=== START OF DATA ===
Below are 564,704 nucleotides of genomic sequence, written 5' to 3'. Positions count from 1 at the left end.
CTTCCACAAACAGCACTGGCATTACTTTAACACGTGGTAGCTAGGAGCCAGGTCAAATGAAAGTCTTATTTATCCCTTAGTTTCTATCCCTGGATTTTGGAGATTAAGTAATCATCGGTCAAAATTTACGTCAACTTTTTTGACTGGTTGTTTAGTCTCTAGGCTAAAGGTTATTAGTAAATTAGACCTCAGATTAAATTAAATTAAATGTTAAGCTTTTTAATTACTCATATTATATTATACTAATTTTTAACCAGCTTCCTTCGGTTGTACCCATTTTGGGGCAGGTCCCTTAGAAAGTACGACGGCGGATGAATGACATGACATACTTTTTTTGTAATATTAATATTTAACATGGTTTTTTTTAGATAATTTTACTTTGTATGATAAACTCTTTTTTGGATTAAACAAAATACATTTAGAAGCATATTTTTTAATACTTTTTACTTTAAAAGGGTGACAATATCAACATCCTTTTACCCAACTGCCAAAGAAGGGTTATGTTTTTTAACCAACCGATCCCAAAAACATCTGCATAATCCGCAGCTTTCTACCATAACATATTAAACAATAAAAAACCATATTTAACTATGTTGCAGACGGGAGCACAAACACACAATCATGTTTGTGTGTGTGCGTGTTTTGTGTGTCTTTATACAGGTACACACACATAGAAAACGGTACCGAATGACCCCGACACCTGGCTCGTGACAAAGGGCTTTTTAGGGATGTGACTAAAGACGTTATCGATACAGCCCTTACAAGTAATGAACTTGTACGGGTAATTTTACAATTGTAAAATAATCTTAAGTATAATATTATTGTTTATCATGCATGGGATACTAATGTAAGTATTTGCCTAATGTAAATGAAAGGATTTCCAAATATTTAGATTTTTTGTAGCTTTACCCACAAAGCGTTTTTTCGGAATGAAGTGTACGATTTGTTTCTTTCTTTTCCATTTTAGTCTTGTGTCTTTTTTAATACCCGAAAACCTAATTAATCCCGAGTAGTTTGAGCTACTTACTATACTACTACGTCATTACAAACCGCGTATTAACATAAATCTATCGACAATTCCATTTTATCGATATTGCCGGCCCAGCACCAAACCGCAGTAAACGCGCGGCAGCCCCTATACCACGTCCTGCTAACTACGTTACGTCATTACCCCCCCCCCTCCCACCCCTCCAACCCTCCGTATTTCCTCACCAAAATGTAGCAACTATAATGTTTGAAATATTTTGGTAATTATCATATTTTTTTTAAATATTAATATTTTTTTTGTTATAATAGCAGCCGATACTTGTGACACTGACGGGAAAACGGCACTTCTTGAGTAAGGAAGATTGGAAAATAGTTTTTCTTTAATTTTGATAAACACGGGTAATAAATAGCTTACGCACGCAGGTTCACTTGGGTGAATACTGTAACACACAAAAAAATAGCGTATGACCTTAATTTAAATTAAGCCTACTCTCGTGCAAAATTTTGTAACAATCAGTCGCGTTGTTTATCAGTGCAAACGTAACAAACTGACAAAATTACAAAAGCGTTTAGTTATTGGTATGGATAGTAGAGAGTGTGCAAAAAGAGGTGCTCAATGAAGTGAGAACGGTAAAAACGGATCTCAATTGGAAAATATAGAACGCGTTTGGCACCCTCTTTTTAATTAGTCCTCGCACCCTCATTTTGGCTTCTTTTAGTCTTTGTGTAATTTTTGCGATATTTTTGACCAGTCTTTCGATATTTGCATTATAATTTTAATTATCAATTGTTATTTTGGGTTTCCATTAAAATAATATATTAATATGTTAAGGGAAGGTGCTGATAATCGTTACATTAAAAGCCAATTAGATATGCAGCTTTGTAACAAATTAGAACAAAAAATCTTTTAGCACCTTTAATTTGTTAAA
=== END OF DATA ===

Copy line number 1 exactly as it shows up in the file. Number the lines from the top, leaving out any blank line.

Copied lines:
Below are 564,704 nucleotides of genomic sequence, written 5' to 3'. Positions count from 1 at the left end.